Feb. 1, 2008
The head of Lincoln looks down from the wall
While movies echo dramas on the screen.
The head of Lincoln is serenely tall
Above a crowd of black folk, humble, mean.
The movies end. The lights flash gaily on.
The band down in the pit bursts into jazz.
The crowd applauds a plump brown-skin bleached
Who sings the troubles every woman has.
She snaps her fingers, slowly shakes her hips,
And cries, all careless-like from reddened lips!
De man I loves has
Gone and done me wrong...
While girls who wash rich white folks clothes by day
And sleek-haired boys who deal in love for pay
Press hands together, laughing at her song.
It's the birthday of novelist and essayist Reynolds Price, (books by this author) born in Macon, North Carolina (1933). He once described his birthplace as, "a town of 227 cotton and tobacco farmers nailed to the flat red land at the pit of the Great Depression." On the day Price was born, he and his mother almost died from complications. In his memoir Clear Pictures (1989), he wrote that his father, who was a hard-drinking salesman, "fled the house in the freezing dawn, went out to the woodshed; and there he sealed a bargain with God, as stark and unbreakable as any blood pact in Genesis - if Elizabeth lived, and the child, he'd never drink again." Reynolds grew up feeling like the anchor that held his family together. His most recent book is Letter to a Godchild: Concerning Faith (2006).
It's the birthday of poet Galway Kinnell, (books by this author) born in Providence, Rhode Island (1927). He became obsessed with the poetry of William Butler Yeats in college when his roommate, the poet W. S. Merwin, woke him up one night and read Yeats to him until dawn. After that night, Kinnell devoted himself to writing poetry in the style of Yeats. He eventually found his own voice as a poet, but he named all of his children after important figures in Yeats's work.
He said, "To me, poetry is somebody standing up, so to speak, and saying, with as little concealment as possible, what it is for him or her to be on earth at this moment."
It's the birthday of novelist Muriel Spark, (books by this author) born Muriel Camberg in Edinburgh, Scotland (1918). When she was growing up, she liked to write love letters to herself that she signed with men's names and hid in the sofa cushions in the hope of shocking her mother. During World War II, she got a job writing false news stories for the British Political Intelligence Department, with the goal of demoralizing the German people. In one such story she wrote that a failed attempt to assassinate Hitler had succeeded in blowing off his trousers.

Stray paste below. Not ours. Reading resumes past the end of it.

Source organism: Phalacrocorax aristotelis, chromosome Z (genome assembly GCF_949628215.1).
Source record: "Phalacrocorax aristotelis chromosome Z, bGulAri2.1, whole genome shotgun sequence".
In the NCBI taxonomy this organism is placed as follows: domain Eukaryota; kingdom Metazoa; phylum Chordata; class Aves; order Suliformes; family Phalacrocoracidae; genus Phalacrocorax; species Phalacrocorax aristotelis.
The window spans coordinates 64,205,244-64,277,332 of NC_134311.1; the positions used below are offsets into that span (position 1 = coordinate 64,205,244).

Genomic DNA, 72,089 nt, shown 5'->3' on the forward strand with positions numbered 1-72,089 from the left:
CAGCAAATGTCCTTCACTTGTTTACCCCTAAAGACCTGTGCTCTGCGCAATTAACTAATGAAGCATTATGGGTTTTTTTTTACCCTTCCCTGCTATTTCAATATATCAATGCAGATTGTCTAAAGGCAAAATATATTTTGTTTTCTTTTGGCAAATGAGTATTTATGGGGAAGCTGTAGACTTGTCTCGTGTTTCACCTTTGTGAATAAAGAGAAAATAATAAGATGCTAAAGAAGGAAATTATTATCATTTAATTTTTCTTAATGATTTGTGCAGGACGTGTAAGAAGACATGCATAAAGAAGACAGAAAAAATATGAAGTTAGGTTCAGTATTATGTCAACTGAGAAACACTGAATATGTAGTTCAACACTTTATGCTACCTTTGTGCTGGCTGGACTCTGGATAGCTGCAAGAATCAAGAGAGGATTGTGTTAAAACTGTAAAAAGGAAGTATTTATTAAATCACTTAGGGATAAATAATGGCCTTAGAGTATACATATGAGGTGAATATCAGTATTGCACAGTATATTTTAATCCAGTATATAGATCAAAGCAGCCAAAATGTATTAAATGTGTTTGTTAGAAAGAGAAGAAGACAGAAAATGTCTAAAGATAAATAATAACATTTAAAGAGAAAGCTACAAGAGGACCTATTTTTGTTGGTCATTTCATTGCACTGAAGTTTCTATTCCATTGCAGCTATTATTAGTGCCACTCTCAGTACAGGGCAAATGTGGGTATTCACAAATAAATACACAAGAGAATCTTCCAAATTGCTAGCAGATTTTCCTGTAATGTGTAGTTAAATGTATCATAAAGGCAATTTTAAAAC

She was almost 40 years old when she published her first work of fiction, The Comforters (1957), but she then went on to write many more dark satirical novels. She's best known for The Prime of Miss Jean Brodie (1961), about a strange teacher at a girls' school.
It's the birthday of poet and novelist Langston Hughes, (books by this author) born in Joplin, Missouri (1902). His father divorced his mother and moved to Mexico when Hughes was just a baby. He was raised by his mother and grandmother, but after high school he went to Mexico to get to know his father for the first time. He was disgusted when he found that his father was obsessed with money and more racist than most white men Hughes had ever known.
He went to Columbia University for a year, but then he decided that he wanted to learn from the world rather than books. He quit college, hopped a boat to Africa, and as soon as the boat left New York Harbor, he threw all his college books overboard. He took odd jobs on ships and made his way from Africa to France, Holland, Italy, and finally back to the United States.
He got a job working as a busboy in a Washington, D.C., hotel, and one day he left three poems he had written next to the plate of the poet Vachel Lindsey. Lindsey loved them and read them to an audience the very next day. Within a few years, Hughes had published his first book of poetry, The Weary Blues (1926).
He got involved in the Harlem Renaissance and started to write poetry influenced by the music he heard in jazz and blues clubs. He said, "I tried to write poems like the songs they sang on Seventh Street... [songs that] had the pulse beat of the people who keep on going."
Hughes was one of the first African-American poets to embrace the language of lower-class black Americans. In his essay "The Negro Artist and the Racial Mountain" (1926), he said, "[I want to write for] the people who have their nip of gin on Saturday nights and are not too important to themselves or the community, or too well fed, or too learned to watch the lazy world go round."
In his poem "Laughers," he made a list of what he called "my people": "Dish-washers, / Elevator boys, / Ladies' maids, / Crap-shooters, / Cooks, / Waiters, / Jazzers, / Nurses of Babies, / Loaders of Ships, /Rounders,/ Number writers, / Comedians in Vaudeville / And band-men in circuses - / Dream-singers all."
It's the birthday of humorist S(idney) J(oseph) Perelman, (books by this author) born in Brooklyn, New York (1904). He wrote essays for The New Yorker magazine for years, and he's the author of the collections The Ill-Tempered Clavichord (1952) and Chicken Inspector No. 23 (1966). He was famous for his bizarre, absurdist humor. One of his essays begins, "I guess I'm just an old mad scientist at bottom. Give me an underground laboratory, half a dozen atom-smashers, and a beautiful girl in a diaphanous veil waiting to be turned into a chimpanzee, and I care not who writes the nation's laws."
Perelman said of himself, "Button-cute, rapier-keen, wafer-thin and pauper-poor is S.J. Perelman ...that he owns one of the rare mouths in which butter has never melted [is a] legend treasured by every schoolboy."
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